The RIAA’s Internet radio purge is a temporary glitch, nothing more. Uncensored, free Internet radio is here to stay. The most the RIAA can hope to do is inconvenience a few American hobbyists for a few weeks before they find better solutions. The most they will do is transfer airtime from their artists to independents. Heck, if that means we don’t have to endure quite so many headlines about Britney shaving her head, I can only applaud. Go RIAA Go! We could never destroy you as fast as you’re destroying yourself.
This may be too optimistic. If you live in the United States and operate a pirate radio station from a server in a “friendly” country, you may get away with it as long as you are obscure enough, but if you are too successful the RIAA and its friends would have many ways to retailiate against you.
If they can identify you they can bring civil and criminal charges against you, and past experience suggests that there are many ways that they could identify you. For one thing, the U.S. is constantly pressuring other countries to adopt American-style copyright laws, so that “friendly” country could become unfriendly without warning.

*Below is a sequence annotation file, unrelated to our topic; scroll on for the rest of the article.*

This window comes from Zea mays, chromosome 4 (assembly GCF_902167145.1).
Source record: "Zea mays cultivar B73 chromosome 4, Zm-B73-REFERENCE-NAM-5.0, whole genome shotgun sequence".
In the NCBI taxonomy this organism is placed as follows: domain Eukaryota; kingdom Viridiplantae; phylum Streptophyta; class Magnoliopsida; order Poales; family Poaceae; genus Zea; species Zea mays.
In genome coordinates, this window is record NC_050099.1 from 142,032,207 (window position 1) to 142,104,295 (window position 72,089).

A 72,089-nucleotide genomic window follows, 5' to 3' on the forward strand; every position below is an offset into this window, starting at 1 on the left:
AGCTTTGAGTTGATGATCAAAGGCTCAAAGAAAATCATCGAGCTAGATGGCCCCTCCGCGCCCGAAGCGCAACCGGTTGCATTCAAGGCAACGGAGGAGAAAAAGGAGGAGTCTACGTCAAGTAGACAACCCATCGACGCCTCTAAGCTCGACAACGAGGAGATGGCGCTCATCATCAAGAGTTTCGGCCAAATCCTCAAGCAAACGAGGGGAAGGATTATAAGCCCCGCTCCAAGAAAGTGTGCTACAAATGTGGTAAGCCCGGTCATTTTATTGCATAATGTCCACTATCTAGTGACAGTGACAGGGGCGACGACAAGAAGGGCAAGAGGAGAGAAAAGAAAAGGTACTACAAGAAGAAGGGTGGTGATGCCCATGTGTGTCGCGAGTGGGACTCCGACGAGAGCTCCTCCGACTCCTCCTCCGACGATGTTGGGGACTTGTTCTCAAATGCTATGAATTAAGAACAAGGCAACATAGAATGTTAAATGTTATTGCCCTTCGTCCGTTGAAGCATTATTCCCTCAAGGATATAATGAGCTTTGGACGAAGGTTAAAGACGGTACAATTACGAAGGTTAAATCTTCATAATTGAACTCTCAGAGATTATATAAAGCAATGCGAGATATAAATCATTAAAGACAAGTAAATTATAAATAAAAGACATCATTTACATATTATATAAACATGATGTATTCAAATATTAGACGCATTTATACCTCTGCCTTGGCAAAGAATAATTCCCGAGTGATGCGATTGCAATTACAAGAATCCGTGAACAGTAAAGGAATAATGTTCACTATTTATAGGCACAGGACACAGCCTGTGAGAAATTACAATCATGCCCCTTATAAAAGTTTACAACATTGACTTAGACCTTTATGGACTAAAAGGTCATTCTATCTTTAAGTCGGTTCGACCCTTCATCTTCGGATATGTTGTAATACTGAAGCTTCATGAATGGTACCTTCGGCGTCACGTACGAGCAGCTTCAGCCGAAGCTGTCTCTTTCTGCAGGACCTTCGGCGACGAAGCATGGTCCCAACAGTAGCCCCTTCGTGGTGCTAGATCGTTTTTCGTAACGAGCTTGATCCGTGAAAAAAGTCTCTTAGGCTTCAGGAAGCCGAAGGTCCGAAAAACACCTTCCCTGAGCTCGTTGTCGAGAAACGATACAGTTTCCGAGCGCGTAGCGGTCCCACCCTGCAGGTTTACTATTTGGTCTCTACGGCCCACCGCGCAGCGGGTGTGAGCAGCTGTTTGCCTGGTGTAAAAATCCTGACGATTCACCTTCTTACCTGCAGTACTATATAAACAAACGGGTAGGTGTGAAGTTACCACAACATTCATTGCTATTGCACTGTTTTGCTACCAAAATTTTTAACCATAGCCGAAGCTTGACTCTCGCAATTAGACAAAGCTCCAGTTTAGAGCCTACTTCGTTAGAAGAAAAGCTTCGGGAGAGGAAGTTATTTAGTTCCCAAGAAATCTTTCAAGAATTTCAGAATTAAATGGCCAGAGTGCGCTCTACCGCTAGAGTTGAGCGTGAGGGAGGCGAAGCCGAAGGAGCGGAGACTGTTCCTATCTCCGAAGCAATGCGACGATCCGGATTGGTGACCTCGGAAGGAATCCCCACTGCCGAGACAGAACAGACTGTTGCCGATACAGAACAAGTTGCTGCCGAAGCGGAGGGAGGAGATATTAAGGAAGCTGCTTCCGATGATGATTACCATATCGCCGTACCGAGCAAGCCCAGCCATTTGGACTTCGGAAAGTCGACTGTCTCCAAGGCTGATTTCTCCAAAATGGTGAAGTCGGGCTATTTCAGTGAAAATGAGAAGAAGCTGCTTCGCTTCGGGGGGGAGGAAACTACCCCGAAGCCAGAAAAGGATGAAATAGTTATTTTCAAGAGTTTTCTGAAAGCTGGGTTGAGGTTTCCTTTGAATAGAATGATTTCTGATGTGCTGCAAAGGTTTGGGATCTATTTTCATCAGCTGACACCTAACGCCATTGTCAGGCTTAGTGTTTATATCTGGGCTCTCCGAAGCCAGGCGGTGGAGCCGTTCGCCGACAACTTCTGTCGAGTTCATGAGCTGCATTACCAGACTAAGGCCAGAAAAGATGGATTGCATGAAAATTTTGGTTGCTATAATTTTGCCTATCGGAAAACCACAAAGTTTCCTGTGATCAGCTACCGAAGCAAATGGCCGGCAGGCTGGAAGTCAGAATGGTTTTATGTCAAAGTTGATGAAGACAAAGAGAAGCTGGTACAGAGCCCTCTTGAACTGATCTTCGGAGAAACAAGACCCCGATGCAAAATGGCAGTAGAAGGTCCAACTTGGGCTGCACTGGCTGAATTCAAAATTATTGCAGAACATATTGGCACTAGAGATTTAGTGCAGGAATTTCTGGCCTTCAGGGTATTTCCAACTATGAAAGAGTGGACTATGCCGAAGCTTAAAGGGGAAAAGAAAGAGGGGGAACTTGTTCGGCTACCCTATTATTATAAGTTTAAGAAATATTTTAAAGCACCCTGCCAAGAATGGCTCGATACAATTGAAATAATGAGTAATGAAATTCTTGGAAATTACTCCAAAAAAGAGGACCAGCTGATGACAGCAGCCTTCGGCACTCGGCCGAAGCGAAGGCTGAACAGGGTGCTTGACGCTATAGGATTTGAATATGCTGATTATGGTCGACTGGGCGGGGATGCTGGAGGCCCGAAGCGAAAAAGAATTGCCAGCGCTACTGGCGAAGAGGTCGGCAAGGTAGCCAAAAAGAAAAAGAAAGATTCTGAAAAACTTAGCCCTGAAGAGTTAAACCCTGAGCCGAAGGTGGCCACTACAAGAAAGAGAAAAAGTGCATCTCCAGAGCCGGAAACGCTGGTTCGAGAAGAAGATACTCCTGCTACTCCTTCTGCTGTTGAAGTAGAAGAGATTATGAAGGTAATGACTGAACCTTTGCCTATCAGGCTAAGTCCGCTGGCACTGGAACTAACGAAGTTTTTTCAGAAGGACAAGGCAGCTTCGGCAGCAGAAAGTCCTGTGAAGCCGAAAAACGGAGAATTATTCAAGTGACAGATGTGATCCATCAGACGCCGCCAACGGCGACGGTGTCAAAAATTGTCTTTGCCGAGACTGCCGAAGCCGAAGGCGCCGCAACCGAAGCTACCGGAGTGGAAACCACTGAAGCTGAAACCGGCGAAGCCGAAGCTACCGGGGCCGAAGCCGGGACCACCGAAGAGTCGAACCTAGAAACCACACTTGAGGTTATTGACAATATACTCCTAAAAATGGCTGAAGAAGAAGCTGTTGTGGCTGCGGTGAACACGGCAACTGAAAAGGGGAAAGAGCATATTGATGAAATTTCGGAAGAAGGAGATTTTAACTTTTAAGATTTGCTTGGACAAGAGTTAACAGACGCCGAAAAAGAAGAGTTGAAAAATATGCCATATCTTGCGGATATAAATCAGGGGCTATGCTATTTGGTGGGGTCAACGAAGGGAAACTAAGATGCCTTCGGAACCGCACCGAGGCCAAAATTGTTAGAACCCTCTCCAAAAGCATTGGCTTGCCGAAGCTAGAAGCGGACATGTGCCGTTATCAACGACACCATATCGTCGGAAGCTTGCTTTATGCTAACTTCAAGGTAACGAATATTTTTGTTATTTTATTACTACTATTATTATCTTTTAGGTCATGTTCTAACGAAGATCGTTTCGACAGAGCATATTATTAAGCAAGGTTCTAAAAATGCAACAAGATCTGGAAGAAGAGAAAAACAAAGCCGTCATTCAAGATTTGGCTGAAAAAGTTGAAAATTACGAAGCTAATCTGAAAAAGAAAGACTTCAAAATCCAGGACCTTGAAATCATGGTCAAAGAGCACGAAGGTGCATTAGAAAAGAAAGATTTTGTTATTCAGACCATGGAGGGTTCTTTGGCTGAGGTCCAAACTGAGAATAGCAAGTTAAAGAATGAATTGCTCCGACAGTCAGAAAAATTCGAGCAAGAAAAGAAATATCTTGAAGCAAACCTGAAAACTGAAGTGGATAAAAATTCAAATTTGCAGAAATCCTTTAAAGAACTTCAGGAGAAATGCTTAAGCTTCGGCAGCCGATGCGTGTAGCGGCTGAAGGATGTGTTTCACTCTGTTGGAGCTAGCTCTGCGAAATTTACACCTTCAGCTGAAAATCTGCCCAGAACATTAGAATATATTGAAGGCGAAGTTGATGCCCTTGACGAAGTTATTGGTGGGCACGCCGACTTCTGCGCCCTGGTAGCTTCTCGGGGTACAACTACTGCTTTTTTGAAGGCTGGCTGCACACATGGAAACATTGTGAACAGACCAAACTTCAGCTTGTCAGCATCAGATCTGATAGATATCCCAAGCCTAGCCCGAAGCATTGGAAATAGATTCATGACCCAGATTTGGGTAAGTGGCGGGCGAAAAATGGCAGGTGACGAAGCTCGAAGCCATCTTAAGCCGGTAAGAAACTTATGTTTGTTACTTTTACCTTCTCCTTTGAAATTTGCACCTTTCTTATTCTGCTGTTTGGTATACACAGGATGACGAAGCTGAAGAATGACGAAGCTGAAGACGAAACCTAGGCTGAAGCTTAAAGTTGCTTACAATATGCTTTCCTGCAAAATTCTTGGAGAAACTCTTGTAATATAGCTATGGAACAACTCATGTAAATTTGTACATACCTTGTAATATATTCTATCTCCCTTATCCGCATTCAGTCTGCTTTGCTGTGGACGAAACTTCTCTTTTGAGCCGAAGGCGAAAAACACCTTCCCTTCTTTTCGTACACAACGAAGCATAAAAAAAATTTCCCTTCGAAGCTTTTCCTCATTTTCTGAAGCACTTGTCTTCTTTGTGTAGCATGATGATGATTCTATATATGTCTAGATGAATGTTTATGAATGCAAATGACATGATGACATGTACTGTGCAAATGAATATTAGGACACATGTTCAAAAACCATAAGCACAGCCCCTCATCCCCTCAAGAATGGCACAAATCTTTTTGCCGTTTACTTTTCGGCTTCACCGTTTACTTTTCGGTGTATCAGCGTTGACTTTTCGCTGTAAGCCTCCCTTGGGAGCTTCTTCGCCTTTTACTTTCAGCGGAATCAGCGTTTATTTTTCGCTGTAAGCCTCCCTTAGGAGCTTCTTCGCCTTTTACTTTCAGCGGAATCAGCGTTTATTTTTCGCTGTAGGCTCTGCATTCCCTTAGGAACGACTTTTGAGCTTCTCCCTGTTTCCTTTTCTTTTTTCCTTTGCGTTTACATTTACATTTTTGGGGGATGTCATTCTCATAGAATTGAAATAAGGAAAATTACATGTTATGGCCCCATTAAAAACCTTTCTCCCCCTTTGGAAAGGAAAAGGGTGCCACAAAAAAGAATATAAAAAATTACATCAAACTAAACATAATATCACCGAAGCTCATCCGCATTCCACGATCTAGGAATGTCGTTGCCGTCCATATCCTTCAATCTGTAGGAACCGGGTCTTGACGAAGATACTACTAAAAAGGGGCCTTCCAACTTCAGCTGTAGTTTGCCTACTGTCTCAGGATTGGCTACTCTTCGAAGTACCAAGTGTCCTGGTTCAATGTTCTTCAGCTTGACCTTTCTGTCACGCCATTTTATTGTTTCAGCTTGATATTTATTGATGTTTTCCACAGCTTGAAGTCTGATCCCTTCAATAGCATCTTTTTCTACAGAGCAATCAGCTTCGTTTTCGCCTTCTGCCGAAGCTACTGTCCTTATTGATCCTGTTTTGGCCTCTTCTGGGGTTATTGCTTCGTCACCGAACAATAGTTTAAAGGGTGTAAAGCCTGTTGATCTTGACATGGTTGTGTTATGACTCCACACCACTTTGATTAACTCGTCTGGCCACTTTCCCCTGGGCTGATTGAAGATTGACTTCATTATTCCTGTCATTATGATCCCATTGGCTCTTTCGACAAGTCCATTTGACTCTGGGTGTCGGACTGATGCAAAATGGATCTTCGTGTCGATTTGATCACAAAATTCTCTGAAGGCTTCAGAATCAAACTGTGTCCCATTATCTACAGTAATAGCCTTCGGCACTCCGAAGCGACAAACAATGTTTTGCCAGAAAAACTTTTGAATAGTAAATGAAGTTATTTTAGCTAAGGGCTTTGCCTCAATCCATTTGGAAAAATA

Even if they don’t identify you they can use the DMCA to keep U.S.-based web sites and search engines from linking to you. They might even get U.S. ISPs to block access to your IP address. This has never been done in the United States, but it is common in other countries.
What about the idea of making deals with the individual artists so that you can broadcast their songs legally? That’s fine if you have a team of lawyers working for you, but it’s probably impractical for low-budget garage operations. Remember, to be safe you would need to get a sign-off from everyone who might possibly be involved in the creation of a song or video. Just identifying the copyright holders is often impossible, even for big publishers. The only thing certain is that if you make enough money from a work, someone will eventually show up demanding it.